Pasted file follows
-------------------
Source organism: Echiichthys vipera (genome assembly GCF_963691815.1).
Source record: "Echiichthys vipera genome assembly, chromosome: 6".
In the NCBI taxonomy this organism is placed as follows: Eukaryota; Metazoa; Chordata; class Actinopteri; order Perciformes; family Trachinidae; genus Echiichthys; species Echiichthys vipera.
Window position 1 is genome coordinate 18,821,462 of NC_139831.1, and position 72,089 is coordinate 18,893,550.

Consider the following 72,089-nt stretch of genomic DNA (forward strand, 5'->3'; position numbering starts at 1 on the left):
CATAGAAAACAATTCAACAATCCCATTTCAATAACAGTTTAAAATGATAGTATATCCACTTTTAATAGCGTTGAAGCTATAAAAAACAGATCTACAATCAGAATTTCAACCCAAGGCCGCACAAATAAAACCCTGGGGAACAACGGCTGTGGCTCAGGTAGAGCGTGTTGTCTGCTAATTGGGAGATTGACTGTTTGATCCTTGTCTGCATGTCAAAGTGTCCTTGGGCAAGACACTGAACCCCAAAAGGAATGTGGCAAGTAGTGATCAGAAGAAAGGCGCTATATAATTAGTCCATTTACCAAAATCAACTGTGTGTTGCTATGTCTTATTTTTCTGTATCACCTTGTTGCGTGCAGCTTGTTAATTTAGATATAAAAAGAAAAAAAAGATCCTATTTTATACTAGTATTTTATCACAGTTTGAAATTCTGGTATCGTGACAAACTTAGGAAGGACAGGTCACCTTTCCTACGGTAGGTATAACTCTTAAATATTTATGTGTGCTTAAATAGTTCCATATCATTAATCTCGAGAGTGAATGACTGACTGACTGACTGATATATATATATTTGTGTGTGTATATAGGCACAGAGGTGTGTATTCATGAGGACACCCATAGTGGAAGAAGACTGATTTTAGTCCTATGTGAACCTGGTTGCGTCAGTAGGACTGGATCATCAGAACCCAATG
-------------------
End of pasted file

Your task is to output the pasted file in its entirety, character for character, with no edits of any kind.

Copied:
Source organism: Echiichthys vipera (genome assembly GCF_963691815.1).
Source record: "Echiichthys vipera genome assembly, chromosome: 6".
In the NCBI taxonomy this organism is placed as follows: Eukaryota; Metazoa; Chordata; class Actinopteri; order Perciformes; family Trachinidae; genus Echiichthys; species Echiichthys vipera.
Window position 1 is genome coordinate 18,821,462 of NC_139831.1, and position 72,089 is coordinate 18,893,550.

Consider the following 72,089-nt stretch of genomic DNA (forward strand, 5'->3'; position numbering starts at 1 on the left):
CATAGAAAACAATTCAACAATCCCATTTCAATAACAGTTTAAAATGATAGTATATCCACTTTTAATAGCGTTGAAGCTATAAAAAACAGATCTACAATCAGAATTTCAACCCAAGGCCGCACAAATAAAACCCTGGGGAACAACGGCTGTGGCTCAGGTAGAGCGTGTTGTCTGCTAATTGGGAGATTGACTGTTTGATCCTTGTCTGCATGTCAAAGTGTCCTTGGGCAAGACACTGAACCCCAAAAGGAATGTGGCAAGTAGTGATCAGAAGAAAGGCGCTATATAATTAGTCCATTTACCAAAATCAACTGTGTGTTGCTATGTCTTATTTTTCTGTATCACCTTGTTGCGTGCAGCTTGTTAATTTAGATATAAAAAGAAAAAAAAGATCCTATTTTATACTAGTATTTTATCACAGTTTGAAATTCTGGTATCGTGACAAACTTAGGAAGGACAGGTCACCTTTCCTACGGTAGGTATAACTCTTAAATATTTATGTGTGCTTAAATAGTTCCATATCATTAATCTCGAGAGTGAATGACTGACTGACTGACTGATATATATATATTTGTGTGTGTATATAGGCACAGAGGTGTGTATTCATGAGGACACCCATAGTGGAAGAAGACTGATTTTAGTCCTATGTGAACCTGGTTGCGTCAGTAGGACTGGATCATCAGAACCCAATG